1851 (undated) 11 x 16 in (27.94 x 40.64 cm)
This is a fine example of Adam and Charles Black's 1851 map of europe. The map covers the continent in its entirety from the North Atlantic Ocean to the Caspian Sea and from the Arctic Sea to the Mediterranean Sea, including Iceland. It shows the Austrian empire at its height, the many states of the German Confederacy, and a pre-Garibaldi Italy split into numerous small duchies and states. It notes the legendary and semi-mythical whirlpool known as the Lofoten Maelstrom (Malstrom) in northwestern Norway. This map was created at a time in history that witnessed the unification of Italy and saw the British empire rise to its peak. It was also a time of decline for the Ottoman empire. Various towns, cities, rivers, mountains and several other topographical details are noted with relief shown by hachure. This map was engraved by Sidney Hall and issued as plate no. VI in the 1851 edition of Black's General Atlas of the World.
Charles and Adam Black (fl. 1807 - present) were map and book publishers based in Edinburgh. Charles and his uncle, Adam, both of Edinburgh, Scotland, founded their publishing firm in 1807. They published a series of maps and atlases throughout the 19th century. In addition to an array of atlases, the Black firm is known for their editions of the Encyclopedia Britannica (1817 - 1826) and the first publishing of Sir Walter Scott's novels in 1854. In 1889 the A. & C. Black publishing house moved to London where it remains in operation to this day.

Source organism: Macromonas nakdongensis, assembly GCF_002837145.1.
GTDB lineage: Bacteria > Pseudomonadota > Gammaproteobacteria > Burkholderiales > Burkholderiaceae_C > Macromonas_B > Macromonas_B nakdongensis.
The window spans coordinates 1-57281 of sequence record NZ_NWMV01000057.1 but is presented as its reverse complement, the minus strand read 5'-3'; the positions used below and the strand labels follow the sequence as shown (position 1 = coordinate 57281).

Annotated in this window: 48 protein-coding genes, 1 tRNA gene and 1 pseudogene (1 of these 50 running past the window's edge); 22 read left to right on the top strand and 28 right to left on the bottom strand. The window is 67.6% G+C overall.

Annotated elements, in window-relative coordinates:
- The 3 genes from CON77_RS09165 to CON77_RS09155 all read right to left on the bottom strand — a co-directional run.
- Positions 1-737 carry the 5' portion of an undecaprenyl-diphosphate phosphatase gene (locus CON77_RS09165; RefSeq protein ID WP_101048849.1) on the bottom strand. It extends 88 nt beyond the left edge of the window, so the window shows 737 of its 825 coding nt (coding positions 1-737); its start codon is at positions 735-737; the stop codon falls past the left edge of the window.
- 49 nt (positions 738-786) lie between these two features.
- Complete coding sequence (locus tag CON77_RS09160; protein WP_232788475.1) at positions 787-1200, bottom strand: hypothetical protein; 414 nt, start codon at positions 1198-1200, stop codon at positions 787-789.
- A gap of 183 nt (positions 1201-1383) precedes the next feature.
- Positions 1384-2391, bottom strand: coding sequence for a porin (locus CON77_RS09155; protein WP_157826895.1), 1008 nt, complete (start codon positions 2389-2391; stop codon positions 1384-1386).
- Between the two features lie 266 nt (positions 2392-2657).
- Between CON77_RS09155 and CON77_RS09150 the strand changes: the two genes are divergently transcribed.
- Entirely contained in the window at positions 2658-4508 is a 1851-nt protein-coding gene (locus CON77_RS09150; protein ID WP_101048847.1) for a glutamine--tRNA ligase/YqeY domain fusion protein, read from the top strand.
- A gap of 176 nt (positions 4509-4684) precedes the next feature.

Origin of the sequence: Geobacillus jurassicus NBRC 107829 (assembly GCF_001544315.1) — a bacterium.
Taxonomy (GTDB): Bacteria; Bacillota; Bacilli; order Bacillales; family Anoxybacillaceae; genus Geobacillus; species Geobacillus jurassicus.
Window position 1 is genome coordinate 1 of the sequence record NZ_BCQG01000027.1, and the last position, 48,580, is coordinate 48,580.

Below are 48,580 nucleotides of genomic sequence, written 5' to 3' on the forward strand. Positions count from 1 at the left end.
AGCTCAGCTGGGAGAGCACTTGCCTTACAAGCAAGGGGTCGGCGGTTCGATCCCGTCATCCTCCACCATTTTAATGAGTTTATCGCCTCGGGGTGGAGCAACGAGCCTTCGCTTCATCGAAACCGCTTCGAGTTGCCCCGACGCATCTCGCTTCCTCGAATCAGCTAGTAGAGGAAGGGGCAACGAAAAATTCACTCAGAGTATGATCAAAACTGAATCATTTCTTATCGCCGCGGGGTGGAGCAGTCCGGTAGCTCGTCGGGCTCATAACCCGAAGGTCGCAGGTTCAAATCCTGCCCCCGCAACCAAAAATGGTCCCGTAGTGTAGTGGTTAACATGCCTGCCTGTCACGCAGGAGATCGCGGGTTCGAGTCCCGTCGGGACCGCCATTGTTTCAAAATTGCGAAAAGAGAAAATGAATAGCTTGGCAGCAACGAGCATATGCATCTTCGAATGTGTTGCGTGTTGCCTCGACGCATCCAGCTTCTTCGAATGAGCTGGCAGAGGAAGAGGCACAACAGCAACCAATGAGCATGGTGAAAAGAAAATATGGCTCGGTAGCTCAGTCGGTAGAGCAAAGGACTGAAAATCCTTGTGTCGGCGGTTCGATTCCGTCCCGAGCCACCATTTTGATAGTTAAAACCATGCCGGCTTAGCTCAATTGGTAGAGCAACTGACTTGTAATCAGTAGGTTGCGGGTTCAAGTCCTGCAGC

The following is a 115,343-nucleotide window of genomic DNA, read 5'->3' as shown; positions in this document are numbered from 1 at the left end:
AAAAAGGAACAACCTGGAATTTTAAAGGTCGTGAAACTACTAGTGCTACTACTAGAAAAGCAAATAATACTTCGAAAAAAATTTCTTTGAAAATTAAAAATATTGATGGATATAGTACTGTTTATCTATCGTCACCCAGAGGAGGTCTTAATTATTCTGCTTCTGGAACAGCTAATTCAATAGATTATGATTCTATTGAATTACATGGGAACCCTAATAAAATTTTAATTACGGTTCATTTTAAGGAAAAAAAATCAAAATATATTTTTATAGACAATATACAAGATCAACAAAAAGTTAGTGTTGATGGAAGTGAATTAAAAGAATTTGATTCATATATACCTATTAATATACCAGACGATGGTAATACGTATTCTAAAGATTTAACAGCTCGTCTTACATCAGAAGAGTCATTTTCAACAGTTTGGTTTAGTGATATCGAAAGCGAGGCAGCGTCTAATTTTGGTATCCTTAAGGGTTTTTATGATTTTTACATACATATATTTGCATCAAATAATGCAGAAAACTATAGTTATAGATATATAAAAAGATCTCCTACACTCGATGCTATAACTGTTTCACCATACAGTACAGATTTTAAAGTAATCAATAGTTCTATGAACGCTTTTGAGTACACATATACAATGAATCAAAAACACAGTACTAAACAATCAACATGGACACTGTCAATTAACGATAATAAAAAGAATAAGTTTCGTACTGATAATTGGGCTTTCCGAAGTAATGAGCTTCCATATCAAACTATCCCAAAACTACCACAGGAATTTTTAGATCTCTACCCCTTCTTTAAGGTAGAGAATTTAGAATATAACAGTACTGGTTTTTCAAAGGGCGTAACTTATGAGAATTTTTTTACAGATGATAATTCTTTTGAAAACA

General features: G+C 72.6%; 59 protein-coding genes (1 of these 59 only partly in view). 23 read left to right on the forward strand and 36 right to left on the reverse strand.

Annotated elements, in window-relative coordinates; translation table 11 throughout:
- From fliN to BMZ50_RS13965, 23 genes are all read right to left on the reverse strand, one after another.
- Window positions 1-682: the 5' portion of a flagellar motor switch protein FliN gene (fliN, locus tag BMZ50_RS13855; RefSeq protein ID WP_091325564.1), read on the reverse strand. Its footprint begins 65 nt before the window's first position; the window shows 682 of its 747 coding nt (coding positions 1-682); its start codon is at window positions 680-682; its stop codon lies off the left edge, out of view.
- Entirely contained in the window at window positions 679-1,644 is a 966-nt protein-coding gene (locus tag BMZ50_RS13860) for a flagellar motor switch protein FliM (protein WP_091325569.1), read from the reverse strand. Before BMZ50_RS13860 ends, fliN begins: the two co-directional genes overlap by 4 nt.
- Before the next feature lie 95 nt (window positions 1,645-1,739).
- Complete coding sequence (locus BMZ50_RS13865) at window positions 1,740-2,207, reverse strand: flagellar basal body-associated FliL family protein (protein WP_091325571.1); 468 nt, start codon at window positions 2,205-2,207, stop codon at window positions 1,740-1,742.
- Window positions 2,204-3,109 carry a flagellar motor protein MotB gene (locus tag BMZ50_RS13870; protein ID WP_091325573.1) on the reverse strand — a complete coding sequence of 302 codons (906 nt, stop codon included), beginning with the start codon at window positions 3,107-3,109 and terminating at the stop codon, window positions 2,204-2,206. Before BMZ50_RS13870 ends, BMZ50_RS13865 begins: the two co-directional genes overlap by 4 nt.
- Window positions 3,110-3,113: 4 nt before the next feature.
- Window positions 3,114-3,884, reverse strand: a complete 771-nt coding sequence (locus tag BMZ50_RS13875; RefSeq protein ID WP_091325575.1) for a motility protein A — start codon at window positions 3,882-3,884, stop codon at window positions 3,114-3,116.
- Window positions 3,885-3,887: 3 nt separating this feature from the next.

Sidney Hall (1788 - 1831) was an English engraver and map publisher active in London during the late 18th and early 19th centuries. His earliest imprints, dating to about 1814, suggest a partnership with Michael Thomson, another prominent English map engraver. Hall engraved for most of the prominent London map publishers of his day, including Aaron Arrowsmith, William Faden, William Harwood, and John Thomson, among others. Hall is credited as being one of the earliest adopters of steel plate engraving, a technique that allowed for finer detail and larger print runs due to the exceptional hardness of the medium. Upon his early death - he was only in his 40s - Hall's business was inherited by his wife, Selina Hall, who continued to publish under the imprint, "S. Hall", presumably for continuity. The business eventually passed to Sidney and Selina's nephew Edward Weller, who became extremely prominent in his own right.
Black, A. and C., General Atlas Of The World, (Edinburgh) 1851.
Very good. Minor overall toning. Blank on verso. Minor foxing.
Rumsey 2305.012 (1854 edition). Philips (atlases) 4334.